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Montevideo, February 7th 2023 - 09:21 UTC

 

 

Brazilian-developed COVID-19 vax begins clinical trials

Saturday, November 26th 2022 - 10:12 UTC
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After the first two phases, a report will be sent to the National Health Surveillance Agency (Anvisa) for authorization of the next phase. After the first two phases, a report will be sent to the National Health Surveillance Agency (Anvisa) for authorization of the next phase.

Volunteers were given Friday their first injections of SpiN-Tec MCTI UFMG, a vaccine against COVID-19 developed in Brazil “with national technology and inputs” and “financed with resources from Brazilian institutions,” according to Agencia Brasil.

Brazil's Research and Scientific Training Secretary Marcelo Morales administered the first dose of the vaccine to one of the 1,000 volunteers who signed up to participate in the tests during an event in Belo Horizonte.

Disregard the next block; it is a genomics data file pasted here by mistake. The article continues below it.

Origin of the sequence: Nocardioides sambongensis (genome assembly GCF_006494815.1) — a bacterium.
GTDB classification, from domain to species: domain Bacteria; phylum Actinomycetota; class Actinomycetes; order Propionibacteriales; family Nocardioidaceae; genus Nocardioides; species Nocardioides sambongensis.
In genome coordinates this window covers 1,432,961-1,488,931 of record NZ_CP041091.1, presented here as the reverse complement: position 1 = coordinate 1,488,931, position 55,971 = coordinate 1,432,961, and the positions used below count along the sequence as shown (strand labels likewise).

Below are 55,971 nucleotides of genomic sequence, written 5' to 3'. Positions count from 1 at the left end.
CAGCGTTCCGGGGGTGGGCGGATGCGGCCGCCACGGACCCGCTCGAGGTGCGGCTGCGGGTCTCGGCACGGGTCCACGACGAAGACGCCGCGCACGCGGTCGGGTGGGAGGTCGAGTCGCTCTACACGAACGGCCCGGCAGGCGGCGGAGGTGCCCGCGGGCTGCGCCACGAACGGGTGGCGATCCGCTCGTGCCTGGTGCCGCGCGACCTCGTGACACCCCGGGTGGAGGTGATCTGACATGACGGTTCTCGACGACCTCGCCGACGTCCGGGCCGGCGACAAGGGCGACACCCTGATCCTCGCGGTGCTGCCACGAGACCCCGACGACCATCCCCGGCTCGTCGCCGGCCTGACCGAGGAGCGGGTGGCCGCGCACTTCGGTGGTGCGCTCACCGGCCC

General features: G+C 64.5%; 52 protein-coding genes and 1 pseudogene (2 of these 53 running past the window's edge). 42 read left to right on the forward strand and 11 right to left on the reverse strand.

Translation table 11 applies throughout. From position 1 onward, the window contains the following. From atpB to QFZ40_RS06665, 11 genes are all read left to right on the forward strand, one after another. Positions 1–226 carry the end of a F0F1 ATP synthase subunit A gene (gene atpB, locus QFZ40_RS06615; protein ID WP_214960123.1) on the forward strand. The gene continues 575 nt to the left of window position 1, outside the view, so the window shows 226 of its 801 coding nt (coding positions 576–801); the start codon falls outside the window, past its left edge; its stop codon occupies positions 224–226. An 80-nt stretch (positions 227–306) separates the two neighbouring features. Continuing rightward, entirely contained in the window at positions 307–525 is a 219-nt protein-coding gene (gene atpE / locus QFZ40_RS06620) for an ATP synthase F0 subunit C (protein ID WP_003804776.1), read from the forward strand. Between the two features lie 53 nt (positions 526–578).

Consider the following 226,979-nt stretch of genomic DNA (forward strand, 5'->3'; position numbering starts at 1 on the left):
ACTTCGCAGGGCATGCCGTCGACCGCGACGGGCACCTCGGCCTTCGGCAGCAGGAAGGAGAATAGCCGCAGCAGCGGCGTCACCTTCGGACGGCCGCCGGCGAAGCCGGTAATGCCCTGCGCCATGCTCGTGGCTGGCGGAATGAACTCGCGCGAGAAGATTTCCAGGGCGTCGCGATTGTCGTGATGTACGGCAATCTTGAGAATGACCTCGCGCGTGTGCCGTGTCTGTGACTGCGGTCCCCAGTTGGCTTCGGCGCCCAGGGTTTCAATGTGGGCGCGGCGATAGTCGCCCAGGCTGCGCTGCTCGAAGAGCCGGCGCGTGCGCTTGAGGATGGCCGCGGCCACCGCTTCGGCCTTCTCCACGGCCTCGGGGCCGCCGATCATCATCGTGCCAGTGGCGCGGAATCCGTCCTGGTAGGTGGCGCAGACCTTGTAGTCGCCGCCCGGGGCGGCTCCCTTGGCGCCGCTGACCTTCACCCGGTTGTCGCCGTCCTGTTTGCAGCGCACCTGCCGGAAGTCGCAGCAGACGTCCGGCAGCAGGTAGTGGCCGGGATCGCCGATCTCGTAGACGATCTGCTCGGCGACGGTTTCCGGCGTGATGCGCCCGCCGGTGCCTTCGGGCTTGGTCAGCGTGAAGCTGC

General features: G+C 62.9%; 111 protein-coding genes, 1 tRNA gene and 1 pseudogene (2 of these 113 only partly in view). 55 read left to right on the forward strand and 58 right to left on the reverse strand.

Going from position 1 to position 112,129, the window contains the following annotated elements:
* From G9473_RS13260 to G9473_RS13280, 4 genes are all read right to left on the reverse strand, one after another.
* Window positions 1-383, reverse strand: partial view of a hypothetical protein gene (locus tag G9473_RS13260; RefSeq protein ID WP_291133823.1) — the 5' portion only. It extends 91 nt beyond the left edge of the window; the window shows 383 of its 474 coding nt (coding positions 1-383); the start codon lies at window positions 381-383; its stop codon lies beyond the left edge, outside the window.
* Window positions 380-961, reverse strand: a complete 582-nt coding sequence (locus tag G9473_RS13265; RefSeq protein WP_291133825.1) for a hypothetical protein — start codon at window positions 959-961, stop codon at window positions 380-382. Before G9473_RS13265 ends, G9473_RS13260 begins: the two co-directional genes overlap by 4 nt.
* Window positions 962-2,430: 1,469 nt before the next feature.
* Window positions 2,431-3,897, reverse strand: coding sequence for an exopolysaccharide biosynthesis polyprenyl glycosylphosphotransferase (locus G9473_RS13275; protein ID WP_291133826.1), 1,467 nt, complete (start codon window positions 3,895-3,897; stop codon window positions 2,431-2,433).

Tests will be carried out in three phases that will gather 72, 360, and 5,000 volunteers, respectively. After the first two phases, a report will be sent to the National Health Surveillance Agency (Anvisa) for authorization of the next phase.

Before its use in humans, pre-clinical tests conducted in the laboratory and in animals confirmed the efficacy and preliminary safety of the vaccine. The results were published in August this year in the scientific journal Nature.

The clinical trials are coordinated by Professor Helton Santiago, from the Institute of Biological Sciences (ICB), and Professor Jorge Andrade Pinto, from the Vaccine Clinical Research Unit (UPqVac).

SpiN-Tec had an investment of R$ 16 million (around US$ 3 million) from the Ministry of Science and Technology and Innovations and the participation of the Oswaldo Cruz Foundation in Minas Gerais (Fiocruz Minas) and the Virus Network - a committee that brings together funding agencies such as the Financier of Studies and Projects (Finep) and the National Council for Scientific and Technological Development (CNPq).

Earlier this week, Anvisa approved the return of mandatory face masks in airplanes and airports in a move to reduce the risk of COVID-19 contagion after a significant increase in the number of cases in the country. Masks must be adjusted to the face, covering the nose, chin, and mouth, minimizing spaces that allow the entry or exit of air and respiratory droplets, authorities insisted.

(Source: Agencia Brasil)

Categories: Health & Science, Brazil.

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